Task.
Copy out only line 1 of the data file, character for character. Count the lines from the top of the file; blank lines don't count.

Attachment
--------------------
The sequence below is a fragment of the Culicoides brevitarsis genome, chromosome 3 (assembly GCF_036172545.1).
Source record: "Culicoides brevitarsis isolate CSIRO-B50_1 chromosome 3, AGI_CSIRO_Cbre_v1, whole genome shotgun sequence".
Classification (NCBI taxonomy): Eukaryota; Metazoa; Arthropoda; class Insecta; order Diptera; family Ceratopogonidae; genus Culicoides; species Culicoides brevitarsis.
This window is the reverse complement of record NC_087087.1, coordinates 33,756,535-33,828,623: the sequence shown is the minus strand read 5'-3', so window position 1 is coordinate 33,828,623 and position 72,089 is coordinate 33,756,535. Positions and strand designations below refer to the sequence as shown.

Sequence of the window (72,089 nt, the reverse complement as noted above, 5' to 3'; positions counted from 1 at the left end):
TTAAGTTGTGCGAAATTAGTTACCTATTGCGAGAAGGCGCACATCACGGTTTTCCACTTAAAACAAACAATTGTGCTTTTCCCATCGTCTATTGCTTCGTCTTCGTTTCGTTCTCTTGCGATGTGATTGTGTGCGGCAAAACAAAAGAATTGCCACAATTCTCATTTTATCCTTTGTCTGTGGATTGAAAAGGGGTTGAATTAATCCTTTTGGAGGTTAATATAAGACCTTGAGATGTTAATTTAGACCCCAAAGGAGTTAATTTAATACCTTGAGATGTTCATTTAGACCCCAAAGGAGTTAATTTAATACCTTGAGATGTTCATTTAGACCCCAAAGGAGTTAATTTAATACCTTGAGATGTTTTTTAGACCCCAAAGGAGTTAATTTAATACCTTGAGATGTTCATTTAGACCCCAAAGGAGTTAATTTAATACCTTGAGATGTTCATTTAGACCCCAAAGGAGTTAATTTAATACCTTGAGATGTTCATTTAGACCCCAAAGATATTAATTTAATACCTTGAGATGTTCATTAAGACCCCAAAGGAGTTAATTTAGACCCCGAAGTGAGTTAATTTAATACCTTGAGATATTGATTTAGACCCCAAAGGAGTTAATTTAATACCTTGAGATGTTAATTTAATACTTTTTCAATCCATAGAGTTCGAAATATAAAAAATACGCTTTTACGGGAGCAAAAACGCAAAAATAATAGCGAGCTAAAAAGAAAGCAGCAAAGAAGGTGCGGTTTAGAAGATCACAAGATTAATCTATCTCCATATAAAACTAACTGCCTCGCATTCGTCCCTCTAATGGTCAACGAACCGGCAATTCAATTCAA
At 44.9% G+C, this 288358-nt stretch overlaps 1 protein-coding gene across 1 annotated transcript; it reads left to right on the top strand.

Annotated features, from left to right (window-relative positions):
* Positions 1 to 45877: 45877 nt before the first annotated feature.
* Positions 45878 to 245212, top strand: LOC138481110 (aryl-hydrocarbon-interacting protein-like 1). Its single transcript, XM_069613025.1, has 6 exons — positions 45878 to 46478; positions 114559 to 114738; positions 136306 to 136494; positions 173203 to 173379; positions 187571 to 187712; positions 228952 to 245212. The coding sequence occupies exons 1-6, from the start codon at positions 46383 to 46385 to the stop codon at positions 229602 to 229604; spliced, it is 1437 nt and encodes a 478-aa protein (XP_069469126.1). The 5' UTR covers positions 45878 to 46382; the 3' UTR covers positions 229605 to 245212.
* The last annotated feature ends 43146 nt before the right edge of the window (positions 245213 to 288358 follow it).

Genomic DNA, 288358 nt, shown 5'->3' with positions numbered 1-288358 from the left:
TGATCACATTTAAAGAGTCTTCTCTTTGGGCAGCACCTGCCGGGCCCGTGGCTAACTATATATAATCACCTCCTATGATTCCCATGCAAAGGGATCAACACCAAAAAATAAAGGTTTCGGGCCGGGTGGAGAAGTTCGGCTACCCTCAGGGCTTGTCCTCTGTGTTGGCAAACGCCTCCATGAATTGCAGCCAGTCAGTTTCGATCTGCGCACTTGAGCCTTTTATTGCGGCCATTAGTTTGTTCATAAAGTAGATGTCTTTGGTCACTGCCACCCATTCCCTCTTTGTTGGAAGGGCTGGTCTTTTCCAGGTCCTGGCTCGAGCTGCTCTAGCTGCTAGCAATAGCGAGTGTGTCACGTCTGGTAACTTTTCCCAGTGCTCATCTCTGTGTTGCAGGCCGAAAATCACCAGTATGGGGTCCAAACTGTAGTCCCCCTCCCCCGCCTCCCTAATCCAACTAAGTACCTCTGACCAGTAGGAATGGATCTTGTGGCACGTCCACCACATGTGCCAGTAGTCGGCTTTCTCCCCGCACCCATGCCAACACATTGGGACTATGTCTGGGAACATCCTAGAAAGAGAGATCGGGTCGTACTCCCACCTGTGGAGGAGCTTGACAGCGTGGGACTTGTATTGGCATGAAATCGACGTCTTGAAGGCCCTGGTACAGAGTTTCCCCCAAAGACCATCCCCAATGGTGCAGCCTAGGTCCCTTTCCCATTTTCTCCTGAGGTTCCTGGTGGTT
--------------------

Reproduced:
The sequence below is a fragment of the Culicoides brevitarsis genome, chromosome 3 (assembly GCF_036172545.1).